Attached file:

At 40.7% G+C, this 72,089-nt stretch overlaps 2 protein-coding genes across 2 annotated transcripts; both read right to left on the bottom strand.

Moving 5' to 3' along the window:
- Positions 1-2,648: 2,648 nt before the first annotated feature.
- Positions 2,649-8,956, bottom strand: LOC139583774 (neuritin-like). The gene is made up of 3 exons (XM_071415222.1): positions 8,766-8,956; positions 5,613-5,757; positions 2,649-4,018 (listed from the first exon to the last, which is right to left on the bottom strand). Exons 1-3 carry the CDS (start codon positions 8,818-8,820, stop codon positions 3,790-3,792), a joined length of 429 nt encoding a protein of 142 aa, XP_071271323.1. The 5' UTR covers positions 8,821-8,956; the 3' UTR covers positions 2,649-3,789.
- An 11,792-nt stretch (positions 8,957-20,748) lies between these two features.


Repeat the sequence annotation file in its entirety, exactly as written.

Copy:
At 40.7% G+C, this 72,089-nt stretch overlaps 2 protein-coding genes across 2 annotated transcripts; both read right to left on the bottom strand.

Moving 5' to 3' along the window:
- Positions 1-2,648: 2,648 nt before the first annotated feature.
- Positions 2,649-8,956, bottom strand: LOC139583774 (neuritin-like). The gene is made up of 3 exons (XM_071415222.1): positions 8,766-8,956; positions 5,613-5,757; positions 2,649-4,018 (listed from the first exon to the last, which is right to left on the bottom strand). Exons 1-3 carry the CDS (start codon positions 8,818-8,820, stop codon positions 3,790-3,792), a joined length of 429 nt encoding a protein of 142 aa, XP_071271323.1. The 5' UTR covers positions 8,821-8,956; the 3' UTR covers positions 2,649-3,789.
- An 11,792-nt stretch (positions 8,957-20,748) lies between these two features.